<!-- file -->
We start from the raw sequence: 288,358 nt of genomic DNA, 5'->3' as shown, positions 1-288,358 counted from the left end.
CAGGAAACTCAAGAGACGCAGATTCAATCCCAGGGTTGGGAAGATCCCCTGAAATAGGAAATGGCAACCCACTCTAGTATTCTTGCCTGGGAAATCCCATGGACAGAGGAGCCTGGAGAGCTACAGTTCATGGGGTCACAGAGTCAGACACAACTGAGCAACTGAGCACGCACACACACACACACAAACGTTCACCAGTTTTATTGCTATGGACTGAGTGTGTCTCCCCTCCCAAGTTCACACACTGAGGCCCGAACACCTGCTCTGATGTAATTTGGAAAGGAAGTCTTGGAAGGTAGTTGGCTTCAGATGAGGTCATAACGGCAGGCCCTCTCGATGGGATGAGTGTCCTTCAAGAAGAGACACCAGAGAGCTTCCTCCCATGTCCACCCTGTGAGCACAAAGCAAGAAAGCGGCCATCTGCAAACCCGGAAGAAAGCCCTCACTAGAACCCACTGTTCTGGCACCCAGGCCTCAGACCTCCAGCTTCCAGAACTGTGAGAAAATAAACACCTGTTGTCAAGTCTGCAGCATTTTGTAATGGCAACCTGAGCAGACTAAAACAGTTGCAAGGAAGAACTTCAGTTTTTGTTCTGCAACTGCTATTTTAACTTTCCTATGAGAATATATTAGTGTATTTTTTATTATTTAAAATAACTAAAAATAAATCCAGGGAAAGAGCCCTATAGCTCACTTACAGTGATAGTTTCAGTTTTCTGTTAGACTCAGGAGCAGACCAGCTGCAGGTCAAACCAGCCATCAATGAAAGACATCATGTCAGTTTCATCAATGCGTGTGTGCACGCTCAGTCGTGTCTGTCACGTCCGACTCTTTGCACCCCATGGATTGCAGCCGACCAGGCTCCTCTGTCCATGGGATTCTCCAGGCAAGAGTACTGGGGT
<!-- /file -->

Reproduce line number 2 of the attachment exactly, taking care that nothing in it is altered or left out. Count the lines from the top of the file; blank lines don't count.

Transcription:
CAGGAAACTCAAGAGACGCAGATTCAATCCCAGGGTTGGGAAGATCCCCTGAAATAGGAAATGGCAACCCACTCTAGTATTCTTGCCTGGGAAATCCCATGGACAGAGGAGCCTGGAGAGCTACAGTTCATGGGGTCACAGAGTCAGACACAACTGAGCAACTGAGCACGCACACACACACACACAAACGTTCACCAGTTTTATTGCTATGGACTGAGTGTGTCTCCCCTCCCAAGTTCACACACTGAGGCCCGAACACCTGCTCTGATGTAATTTGGAAAGGAAGTCTTGGAAGGTAGTTGGCTTCAGATGAGGTCATAACGGCAGGCCCTCTCGATGGGATGAGTGTCCTTCAAGAAGAGACACCAGAGAGCTTCCTCCCATGTCCACCCTGTGAGCACAAAGCAAGAAAGCGGCCATCTGCAAACCCGGAAGAAAGCCCTCACTAGAACCCACTGTTCTGGCACCCAGGCCTCAGACCTCCAGCTTCCAGAACTGTGAGAAAATAAACACCTGTTGTCAAGTCTGCAGCATTTTGTAATGGCAACCTGAGCAGACTAAAACAGTTGCAAGGAAGAACTTCAGTTTTTGTTCTGCAACTGCTATTTTAACTTTCCTATGAGAATATATTAGTGTATTTTTTATTATTTAAAATAACTAAAAATAAATCCAGGGAAAGAGCCCTATAGCTCACTTACAGTGATAGTTTCAGTTTTCTGTTAGACTCAGGAGCAGACCAGCTGCAGGTCAAACCAGCCATCAATGAAAGACATCATGTCAGTTTCATCAATGCGTGTGTGCACGCTCAGTCGTGTCTGTCACGTCCGACTCTTTGCACCCCATGGATTGCAGCCGACCAGGCTCCTCTGTCCATGGGATTCTCCAGGCAAGAGTACTGGGGT